Jeb Bush, the former Governor of Florida, threw open the starting gates of the 2016 campaign for the White House last night announcing, via social media, that he had decided to “actively explore the possibility of running for President of the United States”.
While speculation had been gathering about a possible run by Mr Bush, 61, notwithstanding suggestions that voters may not be ready for a third Bush president, the timing caught many by surprise. He had said only at the weekend he would make a decision whether to run at the end of this year or early in 2015.
The slightly tortuous wording of statements on both Facebook and Twitter leaves Mr Bush a window to back out of, but barring some unforeseen circumstance that would now seem most unlikely. As far as the American political universe is concerned, he is now a candidate. With Hillary Clinton seemingly readying to seek the Democratic nod, that throws up the prospect of a potential Bush-Clinton race. Mr Bush is the brother of George W Bush. Their father, George H W Bush was President between 1989 and 1993.
The candidacy creates instant roadblocks for several other Republican aspirants. His huge name-recognition and network of allies and donors means he will get a headstart corralling funds in Florida, obstructing Senator Marco Rubio, who is also from that state. Likewise, he will soak up donor generosity in Texas, where the Bush clan’s political network is based, impeding Governor Rick Perry and Senator Ted Cruz.
It also sets up a brawl for the soul of the Republican Party where Mr Bush, a standard-bearer for its moderate and establishment wing, will be forced to do battle with the still powerful right fringe of the party, which will doubtless field its own candidates, possibly including Senator Cruz, to try to deny him the nomination.
The former Governor is the first of about a dozen Republicans known to be pondering the presidency formally to move forward, among them former candidates Rick Santorum and Mike Huckabee. He said on Facebook he reached the decision after talking about “the future of our nation” with his family over Thanksgiving. Recent months have seen several members of the Bush clan expressing support for his running.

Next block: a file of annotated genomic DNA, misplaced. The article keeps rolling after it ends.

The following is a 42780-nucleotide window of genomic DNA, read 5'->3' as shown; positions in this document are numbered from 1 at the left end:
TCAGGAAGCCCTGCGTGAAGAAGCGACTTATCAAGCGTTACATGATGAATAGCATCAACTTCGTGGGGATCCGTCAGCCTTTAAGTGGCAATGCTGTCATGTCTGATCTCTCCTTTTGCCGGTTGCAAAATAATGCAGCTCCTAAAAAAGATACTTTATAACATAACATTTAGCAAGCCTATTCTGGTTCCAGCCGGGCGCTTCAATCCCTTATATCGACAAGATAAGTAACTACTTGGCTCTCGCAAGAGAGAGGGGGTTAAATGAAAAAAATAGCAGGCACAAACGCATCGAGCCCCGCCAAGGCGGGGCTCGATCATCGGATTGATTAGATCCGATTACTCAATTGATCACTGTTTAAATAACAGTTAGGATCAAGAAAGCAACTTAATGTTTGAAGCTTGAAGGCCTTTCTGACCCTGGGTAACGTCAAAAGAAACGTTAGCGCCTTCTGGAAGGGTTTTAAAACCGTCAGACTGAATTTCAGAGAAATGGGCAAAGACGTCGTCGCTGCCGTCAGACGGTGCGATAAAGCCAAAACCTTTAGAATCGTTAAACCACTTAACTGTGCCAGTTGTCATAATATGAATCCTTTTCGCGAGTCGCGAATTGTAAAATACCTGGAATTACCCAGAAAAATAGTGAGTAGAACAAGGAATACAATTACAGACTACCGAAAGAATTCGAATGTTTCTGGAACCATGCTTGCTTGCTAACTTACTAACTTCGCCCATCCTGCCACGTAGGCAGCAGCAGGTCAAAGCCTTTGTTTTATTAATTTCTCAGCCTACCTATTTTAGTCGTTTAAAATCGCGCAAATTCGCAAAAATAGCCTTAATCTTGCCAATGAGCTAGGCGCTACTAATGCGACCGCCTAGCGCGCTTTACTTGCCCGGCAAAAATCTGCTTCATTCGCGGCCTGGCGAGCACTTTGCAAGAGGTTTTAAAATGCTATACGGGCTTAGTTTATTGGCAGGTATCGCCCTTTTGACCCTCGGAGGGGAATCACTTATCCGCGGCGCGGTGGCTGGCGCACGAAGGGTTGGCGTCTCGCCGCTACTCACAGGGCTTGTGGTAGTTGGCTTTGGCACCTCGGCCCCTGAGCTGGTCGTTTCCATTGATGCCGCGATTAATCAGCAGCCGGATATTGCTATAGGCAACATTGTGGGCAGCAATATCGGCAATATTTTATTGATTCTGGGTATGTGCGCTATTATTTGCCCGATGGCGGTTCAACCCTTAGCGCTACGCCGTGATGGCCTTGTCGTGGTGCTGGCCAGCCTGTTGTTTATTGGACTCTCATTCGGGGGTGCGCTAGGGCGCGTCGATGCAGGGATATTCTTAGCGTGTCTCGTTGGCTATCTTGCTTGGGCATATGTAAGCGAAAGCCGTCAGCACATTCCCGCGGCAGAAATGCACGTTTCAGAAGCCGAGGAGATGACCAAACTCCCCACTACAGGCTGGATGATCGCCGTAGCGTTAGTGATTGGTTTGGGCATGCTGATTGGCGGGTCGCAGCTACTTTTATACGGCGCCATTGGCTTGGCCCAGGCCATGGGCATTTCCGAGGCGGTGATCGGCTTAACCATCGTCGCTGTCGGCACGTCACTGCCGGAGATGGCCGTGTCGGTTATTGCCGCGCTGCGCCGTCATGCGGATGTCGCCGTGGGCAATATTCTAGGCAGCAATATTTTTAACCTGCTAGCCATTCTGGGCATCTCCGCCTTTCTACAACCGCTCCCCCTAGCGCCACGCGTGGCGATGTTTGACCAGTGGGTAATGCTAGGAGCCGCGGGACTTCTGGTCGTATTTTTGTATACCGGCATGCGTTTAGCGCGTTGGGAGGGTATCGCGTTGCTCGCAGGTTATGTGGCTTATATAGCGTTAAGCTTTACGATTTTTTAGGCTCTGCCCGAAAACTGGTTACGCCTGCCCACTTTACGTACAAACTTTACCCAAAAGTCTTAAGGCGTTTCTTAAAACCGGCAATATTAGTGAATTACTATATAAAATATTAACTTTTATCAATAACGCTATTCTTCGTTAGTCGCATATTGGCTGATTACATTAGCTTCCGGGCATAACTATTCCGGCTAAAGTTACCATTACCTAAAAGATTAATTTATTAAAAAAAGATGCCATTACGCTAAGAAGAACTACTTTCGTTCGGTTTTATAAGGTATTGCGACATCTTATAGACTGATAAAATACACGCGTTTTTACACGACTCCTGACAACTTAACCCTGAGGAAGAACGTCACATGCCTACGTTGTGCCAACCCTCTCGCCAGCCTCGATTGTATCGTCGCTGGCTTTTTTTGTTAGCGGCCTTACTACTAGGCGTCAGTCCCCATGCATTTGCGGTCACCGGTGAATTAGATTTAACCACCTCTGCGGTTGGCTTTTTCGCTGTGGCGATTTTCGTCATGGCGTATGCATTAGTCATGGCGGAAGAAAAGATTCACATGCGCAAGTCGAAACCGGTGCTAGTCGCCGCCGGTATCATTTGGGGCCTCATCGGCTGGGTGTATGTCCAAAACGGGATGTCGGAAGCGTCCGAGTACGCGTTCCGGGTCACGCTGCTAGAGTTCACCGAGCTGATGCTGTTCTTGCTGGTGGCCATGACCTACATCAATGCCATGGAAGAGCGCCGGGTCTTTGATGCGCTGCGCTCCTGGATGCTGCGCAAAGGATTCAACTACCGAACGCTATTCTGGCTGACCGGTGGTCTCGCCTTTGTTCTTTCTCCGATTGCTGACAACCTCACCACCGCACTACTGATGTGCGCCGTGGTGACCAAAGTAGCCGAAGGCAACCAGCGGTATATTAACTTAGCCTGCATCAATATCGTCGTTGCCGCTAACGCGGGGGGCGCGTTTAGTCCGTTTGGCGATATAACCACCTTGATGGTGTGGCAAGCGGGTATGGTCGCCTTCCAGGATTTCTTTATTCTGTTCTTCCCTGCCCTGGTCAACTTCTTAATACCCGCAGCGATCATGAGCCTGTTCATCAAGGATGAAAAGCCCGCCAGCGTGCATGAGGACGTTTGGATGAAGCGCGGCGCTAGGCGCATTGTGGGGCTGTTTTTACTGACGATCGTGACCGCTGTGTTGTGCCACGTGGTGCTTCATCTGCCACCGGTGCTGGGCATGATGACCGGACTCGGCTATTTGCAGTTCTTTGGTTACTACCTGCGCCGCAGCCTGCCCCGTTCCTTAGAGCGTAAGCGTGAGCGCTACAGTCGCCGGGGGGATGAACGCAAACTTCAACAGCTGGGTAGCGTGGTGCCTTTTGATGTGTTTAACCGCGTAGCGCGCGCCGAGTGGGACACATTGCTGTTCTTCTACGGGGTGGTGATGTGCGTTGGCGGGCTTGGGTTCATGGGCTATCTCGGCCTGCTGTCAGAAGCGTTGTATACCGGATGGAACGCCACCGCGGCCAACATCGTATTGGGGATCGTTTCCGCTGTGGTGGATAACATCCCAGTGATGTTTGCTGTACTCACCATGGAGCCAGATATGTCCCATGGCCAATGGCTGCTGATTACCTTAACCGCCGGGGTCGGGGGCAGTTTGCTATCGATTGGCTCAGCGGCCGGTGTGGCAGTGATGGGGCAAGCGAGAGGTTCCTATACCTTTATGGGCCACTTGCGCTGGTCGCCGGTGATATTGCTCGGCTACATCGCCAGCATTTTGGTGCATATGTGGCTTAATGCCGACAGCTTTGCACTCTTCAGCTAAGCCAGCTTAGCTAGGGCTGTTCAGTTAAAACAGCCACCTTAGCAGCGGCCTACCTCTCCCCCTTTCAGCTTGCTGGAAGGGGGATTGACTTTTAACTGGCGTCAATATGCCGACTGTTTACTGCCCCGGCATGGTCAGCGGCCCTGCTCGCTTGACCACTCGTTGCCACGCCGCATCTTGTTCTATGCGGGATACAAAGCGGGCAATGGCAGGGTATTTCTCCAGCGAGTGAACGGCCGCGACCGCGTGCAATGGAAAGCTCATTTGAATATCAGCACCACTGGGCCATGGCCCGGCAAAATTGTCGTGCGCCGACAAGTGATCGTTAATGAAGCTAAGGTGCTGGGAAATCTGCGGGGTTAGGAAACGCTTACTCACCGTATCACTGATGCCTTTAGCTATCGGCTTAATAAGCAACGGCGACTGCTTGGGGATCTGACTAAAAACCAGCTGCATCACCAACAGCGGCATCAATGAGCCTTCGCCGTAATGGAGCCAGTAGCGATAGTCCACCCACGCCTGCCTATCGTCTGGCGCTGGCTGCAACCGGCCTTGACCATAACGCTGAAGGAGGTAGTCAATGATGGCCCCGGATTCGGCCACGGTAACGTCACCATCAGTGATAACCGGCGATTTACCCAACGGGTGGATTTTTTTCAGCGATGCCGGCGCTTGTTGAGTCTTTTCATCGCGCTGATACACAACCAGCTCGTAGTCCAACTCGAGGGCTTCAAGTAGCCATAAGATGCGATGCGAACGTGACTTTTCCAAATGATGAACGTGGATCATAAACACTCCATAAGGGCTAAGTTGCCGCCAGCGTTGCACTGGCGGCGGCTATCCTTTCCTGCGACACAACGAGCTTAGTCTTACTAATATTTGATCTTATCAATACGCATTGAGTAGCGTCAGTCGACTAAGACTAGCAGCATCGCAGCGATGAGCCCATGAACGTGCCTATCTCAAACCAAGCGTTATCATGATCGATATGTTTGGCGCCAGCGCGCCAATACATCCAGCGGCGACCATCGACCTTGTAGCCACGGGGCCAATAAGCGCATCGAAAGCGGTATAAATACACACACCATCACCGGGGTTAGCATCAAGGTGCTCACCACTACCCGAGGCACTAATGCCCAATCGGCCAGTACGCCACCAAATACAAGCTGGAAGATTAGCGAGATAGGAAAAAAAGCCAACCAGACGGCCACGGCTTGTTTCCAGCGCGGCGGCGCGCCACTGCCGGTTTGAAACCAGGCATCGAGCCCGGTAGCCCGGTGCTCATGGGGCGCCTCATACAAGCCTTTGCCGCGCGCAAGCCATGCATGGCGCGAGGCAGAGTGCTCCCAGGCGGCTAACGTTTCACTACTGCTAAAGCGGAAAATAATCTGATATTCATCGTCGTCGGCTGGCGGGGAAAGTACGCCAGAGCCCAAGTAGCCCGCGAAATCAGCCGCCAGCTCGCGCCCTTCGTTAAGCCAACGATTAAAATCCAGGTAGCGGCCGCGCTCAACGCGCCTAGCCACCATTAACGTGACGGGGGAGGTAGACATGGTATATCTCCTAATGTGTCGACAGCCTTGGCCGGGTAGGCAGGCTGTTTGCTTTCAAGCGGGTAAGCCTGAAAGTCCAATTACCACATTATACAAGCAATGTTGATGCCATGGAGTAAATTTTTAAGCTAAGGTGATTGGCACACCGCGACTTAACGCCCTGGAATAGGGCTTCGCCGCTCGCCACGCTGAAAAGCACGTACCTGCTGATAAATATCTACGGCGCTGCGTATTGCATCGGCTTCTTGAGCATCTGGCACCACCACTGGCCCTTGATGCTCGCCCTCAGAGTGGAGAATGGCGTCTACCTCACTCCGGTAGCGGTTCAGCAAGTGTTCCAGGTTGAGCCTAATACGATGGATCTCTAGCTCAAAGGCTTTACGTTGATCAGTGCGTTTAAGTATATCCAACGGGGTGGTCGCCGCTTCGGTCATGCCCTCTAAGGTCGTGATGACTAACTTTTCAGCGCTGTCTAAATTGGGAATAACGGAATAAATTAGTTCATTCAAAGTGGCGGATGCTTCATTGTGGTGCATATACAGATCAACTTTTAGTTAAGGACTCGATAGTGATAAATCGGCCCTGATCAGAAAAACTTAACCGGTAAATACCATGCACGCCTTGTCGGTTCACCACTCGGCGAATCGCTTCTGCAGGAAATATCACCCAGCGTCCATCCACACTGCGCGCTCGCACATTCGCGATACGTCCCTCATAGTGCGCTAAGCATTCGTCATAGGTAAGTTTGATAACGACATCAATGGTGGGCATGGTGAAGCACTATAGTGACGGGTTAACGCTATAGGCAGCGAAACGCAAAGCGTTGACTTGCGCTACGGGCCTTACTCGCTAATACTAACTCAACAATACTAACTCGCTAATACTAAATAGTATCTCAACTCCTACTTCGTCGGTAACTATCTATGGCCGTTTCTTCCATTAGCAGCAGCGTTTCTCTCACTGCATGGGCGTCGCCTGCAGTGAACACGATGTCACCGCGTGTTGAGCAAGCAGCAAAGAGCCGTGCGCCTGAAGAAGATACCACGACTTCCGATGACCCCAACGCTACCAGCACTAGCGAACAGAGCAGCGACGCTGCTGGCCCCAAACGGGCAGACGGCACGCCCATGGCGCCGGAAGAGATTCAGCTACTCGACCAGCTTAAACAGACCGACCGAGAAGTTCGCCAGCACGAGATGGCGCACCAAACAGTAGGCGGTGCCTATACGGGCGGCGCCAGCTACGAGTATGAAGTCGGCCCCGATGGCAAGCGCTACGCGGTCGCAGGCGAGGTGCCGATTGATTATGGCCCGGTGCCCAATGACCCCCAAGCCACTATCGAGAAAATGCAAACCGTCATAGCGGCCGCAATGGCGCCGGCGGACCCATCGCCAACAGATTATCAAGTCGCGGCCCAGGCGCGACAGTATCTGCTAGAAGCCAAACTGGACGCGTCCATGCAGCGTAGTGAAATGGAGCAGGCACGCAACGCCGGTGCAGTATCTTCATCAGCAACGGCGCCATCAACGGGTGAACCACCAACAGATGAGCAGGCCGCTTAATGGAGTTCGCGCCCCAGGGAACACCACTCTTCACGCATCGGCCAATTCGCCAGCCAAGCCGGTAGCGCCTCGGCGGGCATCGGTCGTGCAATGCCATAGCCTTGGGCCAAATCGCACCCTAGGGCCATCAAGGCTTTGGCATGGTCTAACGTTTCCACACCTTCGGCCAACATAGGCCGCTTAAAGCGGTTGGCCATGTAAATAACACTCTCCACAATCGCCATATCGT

“As a result of these conversations and thoughtful consideration of the kind of strong leadership I think America needs, I have decided to actively explore the possibility of running for President,” he wrote, saying he intended to set up a new super-PAC in the new year as a vehicle for his bid.
Mr Bush will need to distinguish himself from his brother who was extremely unpopular when he left office. But he has clearly concluded he has a realistic chance of defeating Ms Clinton should she emerge as the Democrats’ choice. Ms Clinton, a former senator and Secretary of State, is looking slightly less than formidable, in part because the Democratic Party faces deep internal divisions of its own as its liberal wing becomes ever more vocal in urging Senator Elizabeth Warren of Massachusetts to take up its cause and challenge her from the left.
A successful run by Mr Bush, who was Florida Governor from 1992 to 2007, may end up settling the struggle between the different flanks of the Republican Party, which can be traced back to the sudden surge of the Tea Party movement within its ranks five years ago.
If Mr Bush expects fierce battle from both the right and the libertarian wings of the party – the latter hopes to galvanise support for Senator Rand Paul of Kentucky – he may also face competition from other moderate aspirants who will now urgently examine their prospects in the light of his announcement. They could include Governor Chris Christie of New Jersey and possibly even the last nominee, Mitt Romney.Reuse content